My first bamya

My first bamya

Today was a day for rejoicing. I made my first bamya (ocra) ever. The result was unexpectedly great. And the husband is willing to confirm this. I have been wanting to cook bamya for over a year but since I’m the queen of procrastination I kept puting it off.

But two days before we left Jordan last week, I went to my cousin Manal’s place, where she taught me all the tricks of making superb bamya. I tried it today for dinner and it worked wonderfully. Here is poof. Go ahead. You can click it; it gets bigger.


  1. Luai January 11, 2005 at 7:06 pm

    Looks absolutely delicious!! One of my favorite dishes. Do you fry the okra prior to putting it with the tomato sauce?

  2. Linda January 11, 2005 at 8:23 pm

    Meet Elf Mabrook, Natasha. It looks good, even though I do not eat bamya. Never will. Now how about some fasoulya?

  3. iyas January 11, 2005 at 9:39 pm

    Okh! First, eggnog, then waraq dawali and chili and now bamya! Mashallah mashallah; if you were not married I would have told you “khalas bidna njawzik”
    I was never a fan of bamya but I felt like it a while ago. Luckily we found some frozen ocra in the store so we got it. The surprise was when we opened the bag; each “ocrayayeh” was about 6 cm long and about 1.5 cm in diameter, and the seeds were as big as bell pepper seeds.
    Speaking of food, I am craving faqqoos now…

  4. Ammar Ibrahim January 12, 2005 at 12:46 am

    Are you sure you’re gonna be ok if you eat that? hehe kidding šŸ™‚ sa7tain

  5. Dalia January 12, 2005 at 2:04 am

    looks amazing.. I am sure it tastes even better!
    Any other recipes you need? I love cooking and love sharing recipes..
    kisses to you and jeff

  6. Jad January 12, 2005 at 2:16 am

    delicious!! bedi menoooooo

  7. HIND SABANEKH January 12, 2005 at 2:52 am


  8. natasha January 12, 2005 at 3:27 am

    Thank you guys for your kind words. I have to admit I was dreading making this dish, but glad that everything turned out okay.
    Yeah, you fry the bamya and then you add the cooked meat and the sauce. I will give you the recipe if you are interested.
    I can’t believe you don’t eat Bamya. That’s the dish that I crave the most when I’m away from home. It ‘s just soooooo good.
    7abeebti. I think my next challenge will be magloubeh;-)

  9. iyas January 12, 2005 at 3:51 am

    I have a challenge for you: Shushbarak!

  10. Roba January 12, 2005 at 9:05 am

    WOW! That does look good! Lol, it’s so fascinating how each “area” cooks the same thing in a different way šŸ™‚ We only cook bamyeh with lemon sauce.
    Keep it up!

  11. Zaidoun January 12, 2005 at 11:50 am

    What about a Mansaf with Jameed Karakeeee…
    You can do it Natasha:)

  12. natasha January 12, 2005 at 12:52 pm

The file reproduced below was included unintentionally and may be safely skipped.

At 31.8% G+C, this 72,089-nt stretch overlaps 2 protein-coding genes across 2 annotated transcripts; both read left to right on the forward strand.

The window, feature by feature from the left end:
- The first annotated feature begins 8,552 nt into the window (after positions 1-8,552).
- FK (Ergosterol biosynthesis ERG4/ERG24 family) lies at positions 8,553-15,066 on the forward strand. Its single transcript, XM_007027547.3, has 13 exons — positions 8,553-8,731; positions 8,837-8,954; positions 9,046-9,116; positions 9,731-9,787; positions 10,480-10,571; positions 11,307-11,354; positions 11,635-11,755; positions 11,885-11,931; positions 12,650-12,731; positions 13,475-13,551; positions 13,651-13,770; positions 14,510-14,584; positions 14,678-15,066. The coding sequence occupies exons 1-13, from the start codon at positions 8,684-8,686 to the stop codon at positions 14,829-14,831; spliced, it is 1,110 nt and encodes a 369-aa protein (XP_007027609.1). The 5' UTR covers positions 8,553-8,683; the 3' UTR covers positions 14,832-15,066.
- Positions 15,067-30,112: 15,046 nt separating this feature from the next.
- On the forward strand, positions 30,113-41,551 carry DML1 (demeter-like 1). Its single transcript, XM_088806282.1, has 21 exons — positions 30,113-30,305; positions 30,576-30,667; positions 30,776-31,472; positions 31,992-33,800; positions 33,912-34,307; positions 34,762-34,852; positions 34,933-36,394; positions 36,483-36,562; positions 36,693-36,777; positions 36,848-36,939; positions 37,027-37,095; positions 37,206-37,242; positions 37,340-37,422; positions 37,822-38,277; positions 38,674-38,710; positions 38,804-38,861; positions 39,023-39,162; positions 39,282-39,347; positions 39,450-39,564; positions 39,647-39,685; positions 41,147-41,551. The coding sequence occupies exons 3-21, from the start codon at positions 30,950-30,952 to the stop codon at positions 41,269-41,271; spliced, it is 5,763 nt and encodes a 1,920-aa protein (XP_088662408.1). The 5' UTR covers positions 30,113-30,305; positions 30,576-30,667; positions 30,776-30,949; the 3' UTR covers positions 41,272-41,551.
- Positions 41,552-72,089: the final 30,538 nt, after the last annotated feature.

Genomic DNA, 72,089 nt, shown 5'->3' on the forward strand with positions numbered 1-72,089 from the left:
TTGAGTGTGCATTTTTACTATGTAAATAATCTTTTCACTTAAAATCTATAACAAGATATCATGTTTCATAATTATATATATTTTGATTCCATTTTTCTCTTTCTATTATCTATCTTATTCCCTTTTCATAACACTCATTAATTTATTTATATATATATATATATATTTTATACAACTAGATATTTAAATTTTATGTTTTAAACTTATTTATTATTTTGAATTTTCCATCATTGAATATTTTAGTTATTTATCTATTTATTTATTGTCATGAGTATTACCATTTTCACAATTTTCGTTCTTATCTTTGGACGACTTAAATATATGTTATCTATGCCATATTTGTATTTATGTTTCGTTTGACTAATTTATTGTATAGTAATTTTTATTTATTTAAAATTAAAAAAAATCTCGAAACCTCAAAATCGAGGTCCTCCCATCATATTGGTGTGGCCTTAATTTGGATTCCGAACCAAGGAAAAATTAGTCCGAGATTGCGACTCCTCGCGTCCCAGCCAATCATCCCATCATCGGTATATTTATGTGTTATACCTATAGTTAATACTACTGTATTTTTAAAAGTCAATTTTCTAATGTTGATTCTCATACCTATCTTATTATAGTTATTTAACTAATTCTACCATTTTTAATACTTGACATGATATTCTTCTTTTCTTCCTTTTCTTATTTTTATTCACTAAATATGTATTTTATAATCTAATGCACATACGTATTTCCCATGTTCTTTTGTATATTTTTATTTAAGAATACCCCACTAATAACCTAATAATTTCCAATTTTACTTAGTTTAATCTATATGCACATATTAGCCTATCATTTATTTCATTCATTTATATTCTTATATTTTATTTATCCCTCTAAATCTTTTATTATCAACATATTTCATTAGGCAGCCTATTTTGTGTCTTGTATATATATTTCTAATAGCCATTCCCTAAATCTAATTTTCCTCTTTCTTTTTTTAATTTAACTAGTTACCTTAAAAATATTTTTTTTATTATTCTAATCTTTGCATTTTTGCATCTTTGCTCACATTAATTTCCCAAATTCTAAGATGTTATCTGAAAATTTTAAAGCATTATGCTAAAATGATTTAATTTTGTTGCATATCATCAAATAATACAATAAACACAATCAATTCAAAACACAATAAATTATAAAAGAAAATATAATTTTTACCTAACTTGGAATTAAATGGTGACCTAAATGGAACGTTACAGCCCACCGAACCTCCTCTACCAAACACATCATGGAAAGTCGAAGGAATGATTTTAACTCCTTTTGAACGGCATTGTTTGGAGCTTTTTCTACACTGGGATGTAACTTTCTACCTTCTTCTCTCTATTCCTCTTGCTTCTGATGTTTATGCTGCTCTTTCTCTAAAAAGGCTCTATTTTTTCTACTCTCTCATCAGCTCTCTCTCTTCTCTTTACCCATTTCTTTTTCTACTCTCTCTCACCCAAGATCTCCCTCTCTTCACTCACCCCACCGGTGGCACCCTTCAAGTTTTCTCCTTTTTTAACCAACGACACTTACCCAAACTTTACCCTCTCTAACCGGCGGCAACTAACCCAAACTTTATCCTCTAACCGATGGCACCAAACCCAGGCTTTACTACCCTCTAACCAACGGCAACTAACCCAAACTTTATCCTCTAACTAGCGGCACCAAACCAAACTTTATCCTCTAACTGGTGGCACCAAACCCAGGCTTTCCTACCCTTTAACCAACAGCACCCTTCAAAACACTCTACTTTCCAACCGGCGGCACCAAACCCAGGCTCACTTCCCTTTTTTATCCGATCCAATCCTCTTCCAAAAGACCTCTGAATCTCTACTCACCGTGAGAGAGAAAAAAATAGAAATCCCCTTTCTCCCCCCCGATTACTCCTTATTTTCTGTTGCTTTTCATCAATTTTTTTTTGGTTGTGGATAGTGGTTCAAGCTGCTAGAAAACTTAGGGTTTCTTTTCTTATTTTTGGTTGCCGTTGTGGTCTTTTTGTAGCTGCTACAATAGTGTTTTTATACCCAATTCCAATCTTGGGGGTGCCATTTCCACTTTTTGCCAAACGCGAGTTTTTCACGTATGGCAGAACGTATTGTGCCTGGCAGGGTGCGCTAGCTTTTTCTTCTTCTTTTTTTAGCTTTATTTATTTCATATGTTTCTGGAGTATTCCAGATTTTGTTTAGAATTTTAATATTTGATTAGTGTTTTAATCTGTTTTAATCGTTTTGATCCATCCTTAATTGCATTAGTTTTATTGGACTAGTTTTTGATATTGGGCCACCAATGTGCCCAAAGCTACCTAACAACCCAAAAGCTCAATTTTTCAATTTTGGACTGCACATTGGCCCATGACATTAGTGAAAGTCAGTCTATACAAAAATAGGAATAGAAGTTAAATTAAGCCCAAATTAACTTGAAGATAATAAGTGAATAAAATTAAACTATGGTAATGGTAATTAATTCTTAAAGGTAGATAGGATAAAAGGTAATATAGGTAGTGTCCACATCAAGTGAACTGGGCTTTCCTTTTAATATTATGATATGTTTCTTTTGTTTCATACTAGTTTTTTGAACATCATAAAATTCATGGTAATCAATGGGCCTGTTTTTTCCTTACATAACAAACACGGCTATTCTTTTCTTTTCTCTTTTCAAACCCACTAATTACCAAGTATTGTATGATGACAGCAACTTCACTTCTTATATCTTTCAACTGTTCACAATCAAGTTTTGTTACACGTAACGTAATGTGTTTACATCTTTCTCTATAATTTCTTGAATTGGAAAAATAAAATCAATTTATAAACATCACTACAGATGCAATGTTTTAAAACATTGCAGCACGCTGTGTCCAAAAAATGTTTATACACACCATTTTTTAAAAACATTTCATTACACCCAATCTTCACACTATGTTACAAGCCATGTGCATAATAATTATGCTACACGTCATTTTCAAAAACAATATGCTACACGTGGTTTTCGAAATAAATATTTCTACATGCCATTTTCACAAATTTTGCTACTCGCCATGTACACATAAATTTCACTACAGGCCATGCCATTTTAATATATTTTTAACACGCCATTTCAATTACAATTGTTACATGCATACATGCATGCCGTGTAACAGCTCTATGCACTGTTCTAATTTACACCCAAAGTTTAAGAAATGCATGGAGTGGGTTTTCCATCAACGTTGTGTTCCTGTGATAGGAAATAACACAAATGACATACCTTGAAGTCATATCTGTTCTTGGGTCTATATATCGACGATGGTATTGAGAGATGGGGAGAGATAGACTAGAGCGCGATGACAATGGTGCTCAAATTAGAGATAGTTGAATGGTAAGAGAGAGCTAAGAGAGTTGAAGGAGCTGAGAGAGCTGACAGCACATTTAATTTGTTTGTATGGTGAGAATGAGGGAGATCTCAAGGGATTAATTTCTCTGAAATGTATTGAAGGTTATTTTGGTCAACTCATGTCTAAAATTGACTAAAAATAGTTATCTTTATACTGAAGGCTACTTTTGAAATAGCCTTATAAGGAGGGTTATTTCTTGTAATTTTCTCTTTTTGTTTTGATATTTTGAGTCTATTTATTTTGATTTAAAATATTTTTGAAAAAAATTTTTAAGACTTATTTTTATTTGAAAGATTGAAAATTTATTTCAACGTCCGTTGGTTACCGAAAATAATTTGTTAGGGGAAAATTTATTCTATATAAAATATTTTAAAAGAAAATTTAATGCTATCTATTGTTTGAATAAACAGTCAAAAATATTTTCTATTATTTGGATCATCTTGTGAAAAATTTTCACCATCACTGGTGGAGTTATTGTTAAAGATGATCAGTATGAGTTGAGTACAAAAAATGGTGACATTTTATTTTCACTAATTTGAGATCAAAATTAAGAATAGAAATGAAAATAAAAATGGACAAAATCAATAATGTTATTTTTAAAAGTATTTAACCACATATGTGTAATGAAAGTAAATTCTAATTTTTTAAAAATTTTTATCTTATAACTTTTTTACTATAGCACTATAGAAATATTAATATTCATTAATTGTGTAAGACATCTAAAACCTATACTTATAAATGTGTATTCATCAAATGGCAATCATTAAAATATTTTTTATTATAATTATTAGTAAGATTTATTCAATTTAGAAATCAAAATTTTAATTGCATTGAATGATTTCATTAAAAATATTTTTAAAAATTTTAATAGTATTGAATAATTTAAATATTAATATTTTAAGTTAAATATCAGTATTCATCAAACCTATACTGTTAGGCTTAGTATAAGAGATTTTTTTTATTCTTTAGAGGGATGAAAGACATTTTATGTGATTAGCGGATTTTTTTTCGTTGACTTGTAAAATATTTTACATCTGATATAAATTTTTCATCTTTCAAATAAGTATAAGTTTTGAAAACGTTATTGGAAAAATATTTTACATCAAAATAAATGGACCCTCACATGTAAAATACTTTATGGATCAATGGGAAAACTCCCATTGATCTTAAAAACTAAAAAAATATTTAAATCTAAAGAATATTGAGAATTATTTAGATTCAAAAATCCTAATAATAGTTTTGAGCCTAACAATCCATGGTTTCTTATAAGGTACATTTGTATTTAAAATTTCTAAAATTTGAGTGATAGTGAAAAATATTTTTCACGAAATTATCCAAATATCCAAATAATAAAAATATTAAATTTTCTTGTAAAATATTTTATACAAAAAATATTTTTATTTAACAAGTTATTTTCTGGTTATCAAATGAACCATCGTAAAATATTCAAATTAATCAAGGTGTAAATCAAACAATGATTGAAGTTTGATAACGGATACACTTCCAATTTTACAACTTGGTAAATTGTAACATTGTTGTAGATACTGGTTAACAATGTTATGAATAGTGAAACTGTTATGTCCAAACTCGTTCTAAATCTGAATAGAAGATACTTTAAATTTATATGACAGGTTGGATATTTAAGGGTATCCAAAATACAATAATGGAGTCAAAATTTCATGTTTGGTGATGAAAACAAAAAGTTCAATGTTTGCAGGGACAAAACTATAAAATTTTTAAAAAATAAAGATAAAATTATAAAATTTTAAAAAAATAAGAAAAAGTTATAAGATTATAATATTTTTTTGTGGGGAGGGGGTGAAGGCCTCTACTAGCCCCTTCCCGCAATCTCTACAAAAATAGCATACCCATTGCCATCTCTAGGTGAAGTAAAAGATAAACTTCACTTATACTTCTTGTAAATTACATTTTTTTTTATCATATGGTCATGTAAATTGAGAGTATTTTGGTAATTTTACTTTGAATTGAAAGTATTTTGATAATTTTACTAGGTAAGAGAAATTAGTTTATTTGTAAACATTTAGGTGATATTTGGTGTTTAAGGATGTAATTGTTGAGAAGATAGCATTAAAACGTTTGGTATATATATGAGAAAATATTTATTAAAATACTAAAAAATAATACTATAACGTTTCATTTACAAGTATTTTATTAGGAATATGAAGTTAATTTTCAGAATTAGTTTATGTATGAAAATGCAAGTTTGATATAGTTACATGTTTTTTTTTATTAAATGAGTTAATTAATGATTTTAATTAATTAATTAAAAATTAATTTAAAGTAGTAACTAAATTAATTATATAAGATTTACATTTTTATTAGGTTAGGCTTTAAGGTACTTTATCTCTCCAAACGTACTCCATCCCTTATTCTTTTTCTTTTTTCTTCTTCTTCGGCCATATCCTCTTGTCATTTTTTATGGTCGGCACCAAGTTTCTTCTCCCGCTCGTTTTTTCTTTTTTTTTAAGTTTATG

this is a tough one Zaidoun, but I will try;-) I will master this national dish some day;-)

  13. khaldoon January 12, 2005 at 2:53 pm

    To get poison from eating a well done Bamy you’ll need at least 2 weeks of time .So we’ll wait to see .Manal is very proud of you .

  14. Linda January 13, 2005 at 12:50 am

    Natasha, if you are gonna make the Mansaf, make it with lehma, not jage. Whats that song that says Mansaf ma jage isnt good…?

  15. Natasha January 13, 2005 at 12:55 am

    Just for you Linda, Iā€™m gonna sing the infamous song;-)
    “Mansaf bil jaj ma binfa3 urdonyeh
    Bidha mansaf billah7meh il baladiyeh
    Hey hey hey!”

  16. Aunt K January 13, 2005 at 1:23 am

    Ok, ochra, tomatoes, rice, what else?

  17. Natasha January 13, 2005 at 2:02 am

    Meat of course. I used veal in this dish. Also, I used tomatoe paste instead of tomatoes.

  18. Dalia January 13, 2005 at 2:18 am

    Teesh – Mansaf is super easy (much easier than bamia!) but the trick is to find good jameed (i’m sure zizo can help) and a good la77am.. I’ll send maglooba and mansaf recipes via email.. What kind of maglooba by the way?

  19. Natasha January 13, 2005 at 4:03 am

    Dalia 7abeebti,
    I have been craving Magloubeh with Zahra for a while now. It is my favorite among all the magloubeh types out there. I’m willing to take the challenge;-) Yalla bring on the recipe;-)

  20. Linda January 13, 2005 at 4:11 am

    Oh Natasha,
    You just made my day with singing that song. Only Jordanians would come up with a song like that for their national dish šŸ™‚
    Magloubeh? Ahh, dont get me started on that or I will start craving it. Ever tried it with potatoes as well with the zahra? Its a bute?

  21. Hubby January 13, 2005 at 9:06 am

    Well, of course, I have to proffer an opinion. Unfortunately, I’m no bamya expert, as I could be with say, meatloaf. But I had bamya a few times in my years in the kingdom. The best test, I think, was against the control group: the bamya Natasha assisted on that was cooked by cousin Manal right before we returned to Qatar. That bamya was the best in my short memory.
    I have to say this was right up there. And maybe it was using veal as an upscale alternative meat, but the meat was really fantastic. This, ladies and gentlemen, in my humble non-bamya expert opinion was pretty great stuff šŸ™‚
    Ya tika alafia dear wife šŸ™‚

  22. Monique October 15, 2007 at 2:18 pm

    Bamia is delicious esp, the next day for leftovers ,digging in with pita bread!

  23. Summer February 27, 2008 at 1:54 am

    Hi, i ran into this post by doing a search about Mansaf!! your bameyh looks great although by now i think you perfect the recipe, just felt like leaving you a comment. have a great day!

  24. Phil Leddy June 23, 2009 at 10:23 pm

    Hello all,
    I used to work in Amman, and fell in love woth a lot of the food there…especially Mansaf. Anyways, I was wondering if anyone had the authentic recipe for mansaf. Thanks for any response. BTW, my email is


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